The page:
Technological process of the heat pipe production cycle:

  • Body production and end caps.

  • Production of wick structure.

  • Cleaning of components.

  • End caps closure by impervious joints (welding, soldering).

  • Mechanical verification of body strength and tightness.

  • Vacuuming of inner space and filling with the working fluid.

  • Sealing the filling pipe (welding, soldering).

Before heat pipe production, it is necessary to thoroughly clean all components of the heat pipe to avoid any undesirable influence, which could ultimately have an effect on the heat transfer ability reduction. In cleaning process, first, mechanical impurities and rust from the body of the pipe are removed manually and then followed by chemical cleaning of the body, wick structure, end caps, and filling pipe [36].

5.1.1. Mechanical part of heat pipe manufacture

In the mechanical part of the production, the individual components of the heat pipe are first prepared: the body, the filling pipe, the wick structure, and the end caps. All components are then joined together by welding or soldering. In the case of wick heat pipe production, a wick structure is placed in the internal space of the body before to heat pipe closure. The closure of the heat pipe is the connection of the body with the end caps. In Figure 20, the standard types of the heat pipe closure by end caps are shown. The filling pipe is connected to one of the end caps due to the inner space vacuuming. After vacuuming, the heat pipe is filled with the working fluid, filling pipe is pressed, and after disconnection from the vacuuming pump, filling pipe is sealed by soldering.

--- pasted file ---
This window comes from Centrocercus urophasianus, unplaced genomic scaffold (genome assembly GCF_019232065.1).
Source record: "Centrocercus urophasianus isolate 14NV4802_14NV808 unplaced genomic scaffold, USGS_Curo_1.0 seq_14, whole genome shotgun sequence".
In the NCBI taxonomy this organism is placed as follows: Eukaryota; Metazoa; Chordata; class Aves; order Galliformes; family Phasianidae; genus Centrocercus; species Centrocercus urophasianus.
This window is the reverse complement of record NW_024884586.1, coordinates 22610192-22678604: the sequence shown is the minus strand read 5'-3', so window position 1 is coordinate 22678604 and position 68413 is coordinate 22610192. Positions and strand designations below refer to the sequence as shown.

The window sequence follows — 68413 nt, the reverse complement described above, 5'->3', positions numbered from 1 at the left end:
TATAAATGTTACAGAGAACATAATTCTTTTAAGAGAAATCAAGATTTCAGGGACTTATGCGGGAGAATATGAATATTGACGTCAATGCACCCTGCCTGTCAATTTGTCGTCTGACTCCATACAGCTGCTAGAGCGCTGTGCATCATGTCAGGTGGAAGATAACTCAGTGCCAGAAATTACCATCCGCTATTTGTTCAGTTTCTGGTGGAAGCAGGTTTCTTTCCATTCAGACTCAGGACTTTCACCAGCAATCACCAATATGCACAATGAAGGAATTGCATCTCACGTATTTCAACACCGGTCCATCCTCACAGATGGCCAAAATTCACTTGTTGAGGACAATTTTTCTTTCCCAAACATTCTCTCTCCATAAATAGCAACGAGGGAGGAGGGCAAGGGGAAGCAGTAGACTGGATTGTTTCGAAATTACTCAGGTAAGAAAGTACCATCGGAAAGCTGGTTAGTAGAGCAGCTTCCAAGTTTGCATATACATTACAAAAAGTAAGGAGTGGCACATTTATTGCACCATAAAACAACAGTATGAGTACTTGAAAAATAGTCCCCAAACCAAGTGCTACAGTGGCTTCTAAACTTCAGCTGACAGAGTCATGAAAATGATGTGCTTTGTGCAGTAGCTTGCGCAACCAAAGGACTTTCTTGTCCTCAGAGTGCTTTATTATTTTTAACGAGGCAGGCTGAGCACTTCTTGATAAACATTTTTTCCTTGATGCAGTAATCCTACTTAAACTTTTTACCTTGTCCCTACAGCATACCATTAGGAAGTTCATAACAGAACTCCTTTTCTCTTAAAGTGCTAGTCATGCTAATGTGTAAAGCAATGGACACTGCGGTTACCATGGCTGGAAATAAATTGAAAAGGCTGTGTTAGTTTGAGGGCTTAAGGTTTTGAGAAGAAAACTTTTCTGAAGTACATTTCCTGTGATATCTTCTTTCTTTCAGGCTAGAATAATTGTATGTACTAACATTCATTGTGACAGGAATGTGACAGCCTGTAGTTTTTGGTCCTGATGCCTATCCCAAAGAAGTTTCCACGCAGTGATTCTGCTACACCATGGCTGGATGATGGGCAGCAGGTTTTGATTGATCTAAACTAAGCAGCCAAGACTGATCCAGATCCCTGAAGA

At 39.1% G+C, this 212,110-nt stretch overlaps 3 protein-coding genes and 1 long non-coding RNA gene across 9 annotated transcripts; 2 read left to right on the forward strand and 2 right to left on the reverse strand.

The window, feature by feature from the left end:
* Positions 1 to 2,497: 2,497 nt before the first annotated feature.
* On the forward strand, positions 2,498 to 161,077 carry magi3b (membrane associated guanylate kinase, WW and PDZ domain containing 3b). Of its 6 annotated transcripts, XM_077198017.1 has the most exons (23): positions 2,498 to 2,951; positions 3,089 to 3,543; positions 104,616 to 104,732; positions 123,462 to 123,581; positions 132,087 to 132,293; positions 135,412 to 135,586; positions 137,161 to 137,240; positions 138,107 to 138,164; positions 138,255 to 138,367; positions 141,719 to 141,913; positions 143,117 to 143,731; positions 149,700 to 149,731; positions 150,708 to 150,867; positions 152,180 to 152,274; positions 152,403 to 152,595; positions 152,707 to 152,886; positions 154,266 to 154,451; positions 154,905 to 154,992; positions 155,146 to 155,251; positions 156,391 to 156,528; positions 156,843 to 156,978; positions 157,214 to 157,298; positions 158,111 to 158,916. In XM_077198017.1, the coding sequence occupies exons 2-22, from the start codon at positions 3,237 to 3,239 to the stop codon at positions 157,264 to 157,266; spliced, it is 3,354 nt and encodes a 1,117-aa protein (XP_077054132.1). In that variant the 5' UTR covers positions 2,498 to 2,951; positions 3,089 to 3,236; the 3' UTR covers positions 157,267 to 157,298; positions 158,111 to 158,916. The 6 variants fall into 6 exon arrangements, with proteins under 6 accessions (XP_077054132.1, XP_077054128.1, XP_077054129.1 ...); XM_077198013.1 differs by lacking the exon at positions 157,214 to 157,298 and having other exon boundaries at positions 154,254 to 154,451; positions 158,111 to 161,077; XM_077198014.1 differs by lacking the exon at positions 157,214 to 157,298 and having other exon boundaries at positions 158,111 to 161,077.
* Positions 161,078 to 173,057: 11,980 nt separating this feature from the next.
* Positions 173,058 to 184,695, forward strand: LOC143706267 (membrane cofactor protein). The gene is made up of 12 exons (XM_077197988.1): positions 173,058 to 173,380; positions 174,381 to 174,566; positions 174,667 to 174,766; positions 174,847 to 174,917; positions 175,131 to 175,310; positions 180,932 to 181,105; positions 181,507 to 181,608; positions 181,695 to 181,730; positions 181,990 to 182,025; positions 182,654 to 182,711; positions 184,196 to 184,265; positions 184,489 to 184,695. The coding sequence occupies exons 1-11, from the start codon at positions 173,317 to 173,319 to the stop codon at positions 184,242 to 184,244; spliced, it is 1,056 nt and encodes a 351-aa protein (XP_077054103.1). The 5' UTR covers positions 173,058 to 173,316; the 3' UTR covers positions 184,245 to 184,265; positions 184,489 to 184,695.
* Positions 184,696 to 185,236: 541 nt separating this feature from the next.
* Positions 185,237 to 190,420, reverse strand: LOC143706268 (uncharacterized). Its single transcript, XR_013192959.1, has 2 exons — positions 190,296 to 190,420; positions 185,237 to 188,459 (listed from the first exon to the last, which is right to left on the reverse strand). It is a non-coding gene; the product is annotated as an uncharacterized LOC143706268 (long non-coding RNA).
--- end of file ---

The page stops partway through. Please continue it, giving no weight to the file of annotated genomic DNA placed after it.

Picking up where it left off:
Figure 20.

Types of the heat pipe closure by end caps.

5.1.2. Chemical part of heat pipe manufacture

In the chemical part of the production, mechanical impurities and rust from the body of the heat pipe are first removed. This is followed by wet cleaning of the heat pipe components including cleaning with solutions, acids, and basic acids which are precisely determined for each type of material. The ultrasound cleaning, vacuuming, degassing, and passivation are processes that guarantee a high purity of the heat pipe material and thus contribute to long-lasting failure free operation. Generally, two important goals are achieved by cleaning. The first goal is to ensure good wetting material of the heat pipe well by working. The second goal is to remove all particles of dirt because the presence of impurities in solid, liquid or gaseous form may have an adverse effect on the heat transfer ability of heat pipe. Small particles can inhibit the formation of capillary pressure in the wick structure. Machining or human hand grease may reduce the wettability of the wick structure. Oxides formed on the walls of the wick structure may also reduce the ability of the working fluid to wet the surface. It is also highly advisable to use an ultrasonic cleaner to clean the heat pipe material, as the ultrasound breaks down impurities firmly absorbed on the surface of metallic particles that cannot be removed in any other way. The cleaning of the heat pipe is repeated immediately before filling with the working fluid, after connecting the body with the end caps and the filling tube. After cleaning, the tube is degassed by heating to a higher temperature and vacuuming the interior. In the case of a wick heat pipe, it is necessary to remove the oxide layers from the wick structure by chemical cleaning (e.g., solvents).